What does the title mean?
It means the "Spirit of Salsa" or in Spanish "El Espiritu de la Salsa." And it's a fond look at a group of salsa students at all levels of ability from all walks of life in New York.
These are everyday New Yorkers-our friends and neighbors-who are learning how to salsa dance with Tomas Guerrero, the maestro of salsa dancing in New York City's Spanish Harlem.
And maybe lurking inside you is that, sort of, inner salsero. You always wanted to get out on the dance floor, but you're so busy that you never get a chance to learn how to do it. These characters got out there and did it. And we get to see what happens to them.
What drew you to the subject?
(HBO's) Sheila Nevins had this inspired idea to make a documentary about something festive and celebratory based in and around New York. It seemed a real challenge to keep people's interest and keep our own interest as filmmakers without some kind of motivating incident, whether it's in a fiction film or a documentary. But there's a less known tradition of looking at everyday things with love and engagement and celebration.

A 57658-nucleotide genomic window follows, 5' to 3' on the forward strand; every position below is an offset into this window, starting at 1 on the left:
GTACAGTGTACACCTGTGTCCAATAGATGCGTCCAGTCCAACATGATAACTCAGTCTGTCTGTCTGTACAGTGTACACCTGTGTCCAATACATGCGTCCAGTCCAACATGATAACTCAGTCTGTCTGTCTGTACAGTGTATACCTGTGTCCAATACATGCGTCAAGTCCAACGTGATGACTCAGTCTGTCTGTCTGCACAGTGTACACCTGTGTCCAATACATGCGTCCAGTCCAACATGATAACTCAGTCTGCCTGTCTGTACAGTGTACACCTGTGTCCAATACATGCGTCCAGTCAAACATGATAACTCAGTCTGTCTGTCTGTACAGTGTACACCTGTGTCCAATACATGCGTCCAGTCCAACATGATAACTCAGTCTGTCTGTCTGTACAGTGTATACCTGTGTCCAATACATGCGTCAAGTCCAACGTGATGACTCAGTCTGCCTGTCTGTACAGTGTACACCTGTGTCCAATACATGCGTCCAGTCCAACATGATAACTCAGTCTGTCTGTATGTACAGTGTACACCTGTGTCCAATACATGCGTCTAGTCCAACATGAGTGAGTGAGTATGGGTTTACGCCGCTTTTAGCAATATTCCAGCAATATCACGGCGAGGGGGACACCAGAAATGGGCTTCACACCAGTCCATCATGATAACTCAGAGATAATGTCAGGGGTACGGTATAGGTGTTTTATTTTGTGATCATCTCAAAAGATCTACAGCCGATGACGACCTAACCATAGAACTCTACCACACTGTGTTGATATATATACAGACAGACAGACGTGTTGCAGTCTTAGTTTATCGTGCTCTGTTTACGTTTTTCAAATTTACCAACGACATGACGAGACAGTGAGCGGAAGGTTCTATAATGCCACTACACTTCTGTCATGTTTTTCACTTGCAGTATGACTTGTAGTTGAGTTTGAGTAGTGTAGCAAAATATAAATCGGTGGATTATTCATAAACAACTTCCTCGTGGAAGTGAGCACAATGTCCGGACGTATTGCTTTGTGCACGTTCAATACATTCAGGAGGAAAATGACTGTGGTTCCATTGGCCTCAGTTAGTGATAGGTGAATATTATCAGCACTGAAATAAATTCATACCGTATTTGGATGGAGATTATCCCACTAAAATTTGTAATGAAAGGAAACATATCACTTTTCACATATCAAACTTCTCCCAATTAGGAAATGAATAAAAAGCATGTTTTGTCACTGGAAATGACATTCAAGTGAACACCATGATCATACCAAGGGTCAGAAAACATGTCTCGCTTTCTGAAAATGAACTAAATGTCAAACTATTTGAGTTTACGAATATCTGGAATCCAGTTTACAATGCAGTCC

And there's also the element of humor. As a filmmaker, even if you're working on the most serious film, you often find yourself striving to find that lighthearted moment that makes the audience laugh - that unexpected surprise. "El Espiritu de la Salsa" has quite a few chuckles, which is more uncommon with documentaries. So when you do get them, you cherish them.
What surprised you in making the film?
The film had us shooting all over New York City, and many of these places weren't places we'd spent much time in before. As a native New Yorker, it's always surprising to me how much of this city I don't really know.
It really introduced us to a whole other New York, socio-economically, culturally. But the nature of the material was such that we were able to visit these people through something festive, like salsa dancing, and the dynamics of a dance class.
They're all searching for another part of their life that, somehow in between work and home and everything else, may not feel entirely fulfilled.